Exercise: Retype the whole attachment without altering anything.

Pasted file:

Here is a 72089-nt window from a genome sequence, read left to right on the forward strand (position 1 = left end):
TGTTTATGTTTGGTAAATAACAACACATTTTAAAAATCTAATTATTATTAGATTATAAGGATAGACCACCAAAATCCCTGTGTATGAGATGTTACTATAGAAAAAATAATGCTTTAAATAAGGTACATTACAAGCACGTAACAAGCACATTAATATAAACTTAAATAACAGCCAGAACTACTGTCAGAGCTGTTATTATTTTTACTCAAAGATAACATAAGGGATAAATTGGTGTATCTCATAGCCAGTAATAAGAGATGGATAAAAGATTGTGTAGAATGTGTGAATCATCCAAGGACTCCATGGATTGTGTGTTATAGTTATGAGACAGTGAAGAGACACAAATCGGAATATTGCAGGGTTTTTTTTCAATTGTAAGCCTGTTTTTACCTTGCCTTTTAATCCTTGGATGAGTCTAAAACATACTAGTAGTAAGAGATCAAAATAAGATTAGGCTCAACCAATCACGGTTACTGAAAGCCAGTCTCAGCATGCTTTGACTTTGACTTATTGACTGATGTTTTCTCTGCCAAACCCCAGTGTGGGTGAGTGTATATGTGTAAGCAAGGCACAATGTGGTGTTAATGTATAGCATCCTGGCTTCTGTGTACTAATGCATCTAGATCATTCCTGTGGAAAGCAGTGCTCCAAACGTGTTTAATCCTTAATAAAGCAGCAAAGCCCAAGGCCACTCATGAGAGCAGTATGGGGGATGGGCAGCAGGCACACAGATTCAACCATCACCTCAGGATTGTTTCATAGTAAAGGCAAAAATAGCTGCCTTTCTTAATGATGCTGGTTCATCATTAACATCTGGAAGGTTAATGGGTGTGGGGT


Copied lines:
Here is a 72089-nt window from a genome sequence, read left to right on the forward strand (position 1 = left end):
TGTTTATGTTTGGTAAATAACAACACATTTTAAAAATCTAATTATTATTAGATTATAAGGATAGACCACCAAAATCCCTGTGTATGAGATGTTACTATAGAAAAAATAATGCTTTAAATAAGGTACATTACAAGCACGTAACAAGCACATTAATATAAACTTAAATAACAGCCAGAACTACTGTCAGAGCTGTTATTATTTTTACTCAAAGATAACATAAGGGATAAATTGGTGTATCTCATAGCCAGTAATAAGAGATGGATAAAAGATTGTGTAGAATGTGTGAATCATCCAAGGACTCCATGGATTGTGTGTTATAGTTATGAGACAGTGAAGAGACACAAATCGGAATATTGCAGGGTTTTTTTTCAATTGTAAGCCTGTTTTTACCTTGCCTTTTAATCCTTGGATGAGTCTAAAACATACTAGTAGTAAGAGATCAAAATAAGATTAGGCTCAACCAATCACGGTTACTGAAAGCCAGTCTCAGCATGCTTTGACTTTGACTTATTGACTGATGTTTTCTCTGCCAAACCCCAGTGTGGGTGAGTGTATATGTGTAAGCAAGGCACAATGTGGTGTTAATGTATAGCATCCTGGCTTCTGTGTACTAATGCATCTAGATCATTCCTGTGGAAAGCAGTGCTCCAAACGTGTTTAATCCTTAATAAAGCAGCAAAGCCCAAGGCCACTCATGAGAGCAGTATGGGGGATGGGCAGCAGGCACACAGATTCAACCATCACCTCAGGATTGTTTCATAGTAAAGGCAAAAATAGCTGCCTTTCTTAATGATGCTGGTTCATCATTAACATCTGGAAGGTTAATGGGTGTGGGGT